4 REAL & TRUE2
WIM WENDERS. LANDSCAPES. PHOTOGRAPHS.
If you travel a lot, writes Wim Wenders, if you like roaming about in order to lose yourself, you can end up in the strangest places. I think it must be a kind of built-in radar, which often takes me to places that are either peculiarly quiet or peculiar in a quiet sort of way.
Wim Wenders (born in Düsseldorf in 1945) is internationally renowned primarily for his movies, such as Wings of Desire, Pina and The Salt of the Earth, a portrait of the Brazilian photographer Sebastião Salgado. But the filmmaker acknowledges: Photographic work is the other half of my life. For decades he has created a photographic oeuvre quite independent of his filmic work: photographs of lonely, at times somewhat bizarre places and landscapes, of settings that have their own story.
On the occasion of the artist’s 70th birthday in 2015, Museum Kunstpalast in collaboration with Wenders Images and the Wim Wenders Foundation is presenting a
selection of about 80 large-scale photographs, which invariably are analogue creations, made without artificial lighting or tripod. The exhibits range from artist’s early black-andwhite photographs and monumental landscape panorama pictures through to his rarely shown photographs of “Ground Zero” and new works that were made only last year.
Wenders regards his photographic work, in the truest sense of the word, as an interaction of light (phos) and painting (graphein), offering the scope for capturing a
unique moment in time. Wenders started with black-and-white photographs, and later switched to color photography. In doing so, his interest in photography blended with his passion for painting. Wenders, who initially applied to study at the Academy of Art Düsseldorf without success and in 1967 finally started to study at the then newly-founded College for Television and Film in Munich, discovered the significance of colors for his work: He began to initially “see” a picture for its colors and to define the image section according to the colors.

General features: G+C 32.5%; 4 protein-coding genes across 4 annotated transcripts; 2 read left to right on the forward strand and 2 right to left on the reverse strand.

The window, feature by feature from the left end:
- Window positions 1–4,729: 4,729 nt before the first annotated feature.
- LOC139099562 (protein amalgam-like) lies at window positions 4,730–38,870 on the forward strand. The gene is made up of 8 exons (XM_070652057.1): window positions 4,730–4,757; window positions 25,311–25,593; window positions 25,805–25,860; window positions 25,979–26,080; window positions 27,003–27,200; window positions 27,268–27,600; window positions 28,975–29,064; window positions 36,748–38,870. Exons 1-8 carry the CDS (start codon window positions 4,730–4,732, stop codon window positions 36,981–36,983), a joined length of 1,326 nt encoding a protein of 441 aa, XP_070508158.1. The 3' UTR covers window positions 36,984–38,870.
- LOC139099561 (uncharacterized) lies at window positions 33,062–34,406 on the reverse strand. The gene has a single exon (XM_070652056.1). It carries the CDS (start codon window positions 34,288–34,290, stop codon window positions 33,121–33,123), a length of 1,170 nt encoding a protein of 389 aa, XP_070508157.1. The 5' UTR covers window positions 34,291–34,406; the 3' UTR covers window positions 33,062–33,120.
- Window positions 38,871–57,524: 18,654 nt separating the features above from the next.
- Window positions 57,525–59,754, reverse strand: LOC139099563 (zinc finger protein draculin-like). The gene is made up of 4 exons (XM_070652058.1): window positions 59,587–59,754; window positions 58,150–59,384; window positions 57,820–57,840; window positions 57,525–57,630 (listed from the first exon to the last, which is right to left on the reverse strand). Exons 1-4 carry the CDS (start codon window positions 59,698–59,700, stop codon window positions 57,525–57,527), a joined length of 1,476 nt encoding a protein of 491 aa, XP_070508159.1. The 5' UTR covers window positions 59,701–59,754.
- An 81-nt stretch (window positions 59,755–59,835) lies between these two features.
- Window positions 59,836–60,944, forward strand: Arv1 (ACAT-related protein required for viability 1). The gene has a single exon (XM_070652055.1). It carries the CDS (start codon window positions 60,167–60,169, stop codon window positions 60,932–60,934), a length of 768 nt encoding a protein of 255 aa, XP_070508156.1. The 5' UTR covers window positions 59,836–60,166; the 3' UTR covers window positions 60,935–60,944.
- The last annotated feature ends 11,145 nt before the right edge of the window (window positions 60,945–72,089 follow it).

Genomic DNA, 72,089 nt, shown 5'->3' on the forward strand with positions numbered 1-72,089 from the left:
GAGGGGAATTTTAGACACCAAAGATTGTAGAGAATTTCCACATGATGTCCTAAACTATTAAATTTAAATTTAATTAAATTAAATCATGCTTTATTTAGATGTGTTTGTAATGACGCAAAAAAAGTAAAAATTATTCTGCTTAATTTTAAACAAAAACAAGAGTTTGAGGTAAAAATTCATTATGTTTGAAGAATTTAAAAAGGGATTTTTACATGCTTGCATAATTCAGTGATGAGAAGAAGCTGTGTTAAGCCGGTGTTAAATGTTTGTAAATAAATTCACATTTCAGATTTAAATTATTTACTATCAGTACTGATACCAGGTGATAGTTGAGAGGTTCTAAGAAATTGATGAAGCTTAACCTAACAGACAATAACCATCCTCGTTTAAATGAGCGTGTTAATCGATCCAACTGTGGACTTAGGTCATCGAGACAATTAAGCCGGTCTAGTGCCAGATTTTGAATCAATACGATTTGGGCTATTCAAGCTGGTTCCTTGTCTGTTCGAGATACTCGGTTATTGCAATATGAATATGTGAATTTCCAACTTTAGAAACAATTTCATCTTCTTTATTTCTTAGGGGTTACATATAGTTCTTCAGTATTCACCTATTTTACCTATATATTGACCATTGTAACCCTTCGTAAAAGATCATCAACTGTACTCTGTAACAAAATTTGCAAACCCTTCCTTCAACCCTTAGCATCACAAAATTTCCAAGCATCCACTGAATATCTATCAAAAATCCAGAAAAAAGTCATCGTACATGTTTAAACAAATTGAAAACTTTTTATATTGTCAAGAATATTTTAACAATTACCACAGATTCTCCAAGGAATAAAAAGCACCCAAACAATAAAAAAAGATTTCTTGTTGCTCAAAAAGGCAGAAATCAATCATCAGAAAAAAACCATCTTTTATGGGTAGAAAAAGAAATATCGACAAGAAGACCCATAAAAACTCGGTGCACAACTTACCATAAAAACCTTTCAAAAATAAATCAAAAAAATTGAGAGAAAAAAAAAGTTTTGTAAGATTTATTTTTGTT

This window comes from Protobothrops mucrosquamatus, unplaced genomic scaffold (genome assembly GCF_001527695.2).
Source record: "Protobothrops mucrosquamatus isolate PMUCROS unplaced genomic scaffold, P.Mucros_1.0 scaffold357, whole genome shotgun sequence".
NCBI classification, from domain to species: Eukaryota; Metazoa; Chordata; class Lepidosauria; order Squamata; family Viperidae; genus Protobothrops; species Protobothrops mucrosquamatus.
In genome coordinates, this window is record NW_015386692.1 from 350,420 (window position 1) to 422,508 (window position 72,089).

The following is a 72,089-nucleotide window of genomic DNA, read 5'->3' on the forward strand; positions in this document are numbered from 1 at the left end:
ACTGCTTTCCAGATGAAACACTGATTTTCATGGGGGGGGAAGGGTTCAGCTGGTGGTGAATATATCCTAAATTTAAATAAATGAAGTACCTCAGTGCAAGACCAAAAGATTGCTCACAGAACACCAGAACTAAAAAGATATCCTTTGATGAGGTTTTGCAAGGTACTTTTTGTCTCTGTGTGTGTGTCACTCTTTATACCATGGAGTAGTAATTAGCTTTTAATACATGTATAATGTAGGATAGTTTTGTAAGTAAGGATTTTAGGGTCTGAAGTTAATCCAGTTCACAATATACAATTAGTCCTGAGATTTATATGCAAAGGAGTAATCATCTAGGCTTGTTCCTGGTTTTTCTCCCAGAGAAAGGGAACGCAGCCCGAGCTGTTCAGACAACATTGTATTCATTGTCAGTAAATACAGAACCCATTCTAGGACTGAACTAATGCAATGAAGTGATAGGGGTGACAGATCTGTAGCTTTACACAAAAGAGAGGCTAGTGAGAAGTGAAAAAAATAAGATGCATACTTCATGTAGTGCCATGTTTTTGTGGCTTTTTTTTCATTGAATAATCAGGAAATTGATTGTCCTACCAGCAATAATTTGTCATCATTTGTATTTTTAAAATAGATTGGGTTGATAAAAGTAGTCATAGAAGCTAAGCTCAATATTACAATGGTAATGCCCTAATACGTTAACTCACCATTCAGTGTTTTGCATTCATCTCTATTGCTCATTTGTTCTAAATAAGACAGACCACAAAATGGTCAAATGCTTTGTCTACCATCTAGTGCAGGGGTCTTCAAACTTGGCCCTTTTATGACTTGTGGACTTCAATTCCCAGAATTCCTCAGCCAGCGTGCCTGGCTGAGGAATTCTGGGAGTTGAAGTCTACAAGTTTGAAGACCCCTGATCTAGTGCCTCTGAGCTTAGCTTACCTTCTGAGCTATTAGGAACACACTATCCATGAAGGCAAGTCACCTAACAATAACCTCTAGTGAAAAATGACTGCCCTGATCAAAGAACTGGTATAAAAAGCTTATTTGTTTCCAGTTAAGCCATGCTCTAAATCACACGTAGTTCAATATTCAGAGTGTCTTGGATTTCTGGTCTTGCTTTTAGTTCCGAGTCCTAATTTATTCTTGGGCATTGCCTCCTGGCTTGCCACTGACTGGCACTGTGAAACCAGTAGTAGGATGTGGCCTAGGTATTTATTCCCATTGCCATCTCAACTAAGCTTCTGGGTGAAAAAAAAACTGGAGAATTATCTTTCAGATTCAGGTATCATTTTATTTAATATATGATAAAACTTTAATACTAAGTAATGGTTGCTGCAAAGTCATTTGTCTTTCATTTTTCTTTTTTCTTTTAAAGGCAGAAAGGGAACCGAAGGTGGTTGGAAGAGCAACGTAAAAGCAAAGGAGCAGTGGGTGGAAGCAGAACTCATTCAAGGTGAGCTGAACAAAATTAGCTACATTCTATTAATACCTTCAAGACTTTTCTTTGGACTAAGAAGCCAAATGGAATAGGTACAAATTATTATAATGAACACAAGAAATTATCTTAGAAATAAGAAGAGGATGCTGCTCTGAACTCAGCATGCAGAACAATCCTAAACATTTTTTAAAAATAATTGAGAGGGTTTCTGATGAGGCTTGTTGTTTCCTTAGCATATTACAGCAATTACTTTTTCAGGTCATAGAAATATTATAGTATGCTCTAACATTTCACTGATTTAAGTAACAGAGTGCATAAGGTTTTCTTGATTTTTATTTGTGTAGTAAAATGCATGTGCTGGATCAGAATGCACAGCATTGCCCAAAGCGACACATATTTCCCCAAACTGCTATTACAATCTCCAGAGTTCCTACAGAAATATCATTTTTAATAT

What I firmly wanted to be, was a painter.
And when pictures really impressed and influenced me,
they were by Vermeer and Rembrandt,
Dutch landscape painters,
later, Klee and Kandinsky and Beckmann,
later still, Edward Hopper and others.
As the filmmaker, which is what I became after some detours,
and also as photographer,
I owe infinitely more to the history of painting
than to the history of film or photography.
Perhaps this is why I want to achieve something with my pictures
that is actually rooted in painting.
(From: Wim Wenders, A Sense of Place. (Texts and Interviews), ed. by Daniel Bickermann, Frankfurt am Main 2005, p. 88)
“Look at this, this exists, I have seen it, I want to show it to you”:
This is the attitude, it seems, with which the photographer Wim Wenders returns from his ramblings through the world and the cities, seeking to show us places that might be carrying a waft of an often quiet melancholy mood, similar to what is perceivable in his films. In contrast to those, however, in his pictures he refrains from telling any stories whatsoever.
Wenders’ photographs are distinctly different from the stills taken from his films: The mostly quiet shots usually devoid of people offer a potential, seducing us to conjure up our own stories.
(Beat Wismer, General Director Museum Kunstpalast)
On many of his photographic works Wenders has written texts, whose rhythms are reminiscent of poems. In these texts he captures his personal impressions, observations and thoughts.
“one can […] use a camera
like a recording device,
which not necessarily only records sounds,
but records what the place has to say.
In the photograph he tells his story,
being both actual history and fiction.
(From: Wim Wenders, A Sense of Place. (Texts and interviews), ed. by Daniel Bickermann, Frankfurt am Main 2005, p. 36)
A farm house in a swaying cornfield, a rusty Ferris wheel on an empty field in Armenia, an abandoned open-air cinema in Palermo, a derelict house in the former Jewish quarter of Berlin – Wenders’ photographs rarely show people and yet bear testimony to humanity.
The exhibition is curated jointly by Beat Wismer, General Director Museum Kunstpalast, and Wim Wenders.